In Centrist Speeches Aimed at Latinos, Obama Neglects War While McCain Fumbles on Immigration

July 9, 2008

[McCain Crowd]

Candidates Obama and McCain are gearing up to do what the mainstream media is touting as a “mini-Latino voter tour” that includes speeches at the LULAC Convention today and speeches at the National Council of La Raza’s (NCLR) convention in San Diego next week.

For discussion’s sake, let’s do as the mainstream media does and forget that the voice of LULAC is but 1 very well-funded voice in a cacophony made up of more than 40 million Latino voices and thousands of Latino organizations in the U.S. And, in the name of being part of this often inane (as in anybody seen that political Chupacabra -the widely-reported Latino unwillingness to vote for a black candidate- lately?) conversation labeled “Latino politics”, let’s also ignore that lurking beneath that brown blob of a media construct called “Hispanics” in headlines and sound bites are inconvenient truths; Inconvenient truths like the fact that organizations like LULAC do not always speak for many, if not most, of us, when, for example, leaders like NCLR’s Janet Murguia or LULAC’s Ray Velarde gushed with support for disgraced former Attorney General and war criminal Alberto Gonzales.

OK. So, the “tour” of all 2 organizations began with a “festive” gathering at the LULAC convention in the Latino heartland of Washington DC, where LULAC president Oscar Moran designated McCain “nuestro amigo”. Joining Moran, Walmart, Shell Oil, Miller Beer and the usual host of corporations sponsoring these kinds of festivities were other, richer organizations whose very life depends increasingly on their ability to bring in Latino bodies: the U.S. Army, the U.S. Navy and the Department of Defense (see full list of LULAC Convention sponsors below). And, for the record, while some individual staff and board members and some local chapters of LULAC strongly oppose the war, the leadership of neither LULAC nor that of most other major Latino organizations has taken a position on the war).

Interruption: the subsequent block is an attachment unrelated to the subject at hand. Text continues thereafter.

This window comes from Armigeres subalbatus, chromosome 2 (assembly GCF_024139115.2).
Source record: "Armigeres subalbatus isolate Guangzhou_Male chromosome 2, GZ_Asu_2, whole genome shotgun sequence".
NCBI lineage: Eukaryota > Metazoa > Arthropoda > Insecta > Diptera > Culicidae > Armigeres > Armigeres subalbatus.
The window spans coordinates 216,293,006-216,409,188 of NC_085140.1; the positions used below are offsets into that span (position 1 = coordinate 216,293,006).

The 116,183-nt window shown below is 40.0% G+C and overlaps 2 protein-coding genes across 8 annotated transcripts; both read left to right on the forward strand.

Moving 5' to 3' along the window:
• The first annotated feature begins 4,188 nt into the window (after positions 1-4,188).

As if not wanting to offend some of the sponsors in the audience, Obama made no mention in his LULAC speech of what numerous polls tell us is the NUMERO UNO issue for Latinos by large margins: the Iraq war. Again, WAR, not immigration is the number 1 issue for the fastest growing group in the U.S. military.

For his part, McCain made mention not of the war, but of the Latino troops, and did so in a manner that sounded like another in the tsunami of multi-million dollar media ads brought to you by the Pentagon sponsors in the audience:

“When you visit Iraq and Afghanistan you will meet some of the thousands of Hispanic-Americans who serve there, and many of those who risk their lives to protect the rest of us do not yet possess the rights and privileges of full citizenship in the country they love so well. To love your country, as I discovered in Vietnam, is to love your countrymen. Those men and women are my brothers and sisters…”

Yeah. OK, hermano. Moving on, in his LULAC speech McCain fumbled around the ticklish issue of immigration according to this piece in the Dallas morning news.